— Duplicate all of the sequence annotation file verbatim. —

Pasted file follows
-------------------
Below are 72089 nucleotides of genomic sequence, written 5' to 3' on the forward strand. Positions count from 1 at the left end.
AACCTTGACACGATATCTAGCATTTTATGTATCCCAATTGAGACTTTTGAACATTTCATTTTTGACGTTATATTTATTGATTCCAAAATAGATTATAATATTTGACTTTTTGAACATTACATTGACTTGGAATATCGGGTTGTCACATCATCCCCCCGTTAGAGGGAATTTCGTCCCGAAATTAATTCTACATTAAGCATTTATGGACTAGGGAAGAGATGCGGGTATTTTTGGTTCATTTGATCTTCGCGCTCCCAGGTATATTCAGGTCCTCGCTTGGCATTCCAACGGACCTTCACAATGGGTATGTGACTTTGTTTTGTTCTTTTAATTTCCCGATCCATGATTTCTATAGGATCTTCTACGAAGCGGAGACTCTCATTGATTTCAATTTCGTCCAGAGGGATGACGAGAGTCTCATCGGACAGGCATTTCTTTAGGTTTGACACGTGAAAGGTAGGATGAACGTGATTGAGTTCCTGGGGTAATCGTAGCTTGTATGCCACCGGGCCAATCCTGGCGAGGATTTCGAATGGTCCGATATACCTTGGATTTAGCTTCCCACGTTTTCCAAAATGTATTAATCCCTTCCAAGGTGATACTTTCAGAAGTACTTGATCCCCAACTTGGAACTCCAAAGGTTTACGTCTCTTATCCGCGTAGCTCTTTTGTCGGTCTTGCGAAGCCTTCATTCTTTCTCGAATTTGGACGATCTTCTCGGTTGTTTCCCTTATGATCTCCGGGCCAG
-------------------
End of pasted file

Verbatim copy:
Below are 72089 nucleotides of genomic sequence, written 5' to 3' on the forward strand. Positions count from 1 at the left end.
AACCTTGACACGATATCTAGCATTTTATGTATCCCAATTGAGACTTTTGAACATTTCATTTTTGACGTTATATTTATTGATTCCAAAATAGATTATAATATTTGACTTTTTGAACATTACATTGACTTGGAATATCGGGTTGTCACATCATCCCCCCGTTAGAGGGAATTTCGTCCCGAAATTAATTCTACATTAAGCATTTATGGACTAGGGAAGAGATGCGGGTATTTTTGGTTCATTTGATCTTCGCGCTCCCAGGTATATTCAGGTCCTCGCTTGGCATTCCAACGGACCTTCACAATGGGTATGTGACTTTGTTTTGTTCTTTTAATTTCCCGATCCATGATTTCTATAGGATCTTCTACGAAGCGGAGACTCTCATTGATTTCAATTTCGTCCAGAGGGATGACGAGAGTCTCATCGGACAGGCATTTCTTTAGGTTTGACACGTGAAAGGTAGGATGAACGTGATTGAGTTCCTGGGGTAATCGTAGCTTGTATGCCACCGGGCCAATCCTGGCGAGGATTTCGAATGGTCCGATATACCTTGGATTTAGCTTCCCACGTTTTCCAAAATGTATTAATCCCTTCCAAGGTGATACTTTCAGAAGTACTTGATCCCCAACTTGGAACTCCAAAGGTTTACGTCTCTTATCCGCGTAGCTCTTTTGTCGGTCTTGCGAAGCCTTCATTCTTTCTCGAATTTGGACGATCTTCTCGGTTGTTTCCCTTATGATCTCCGGGCCAG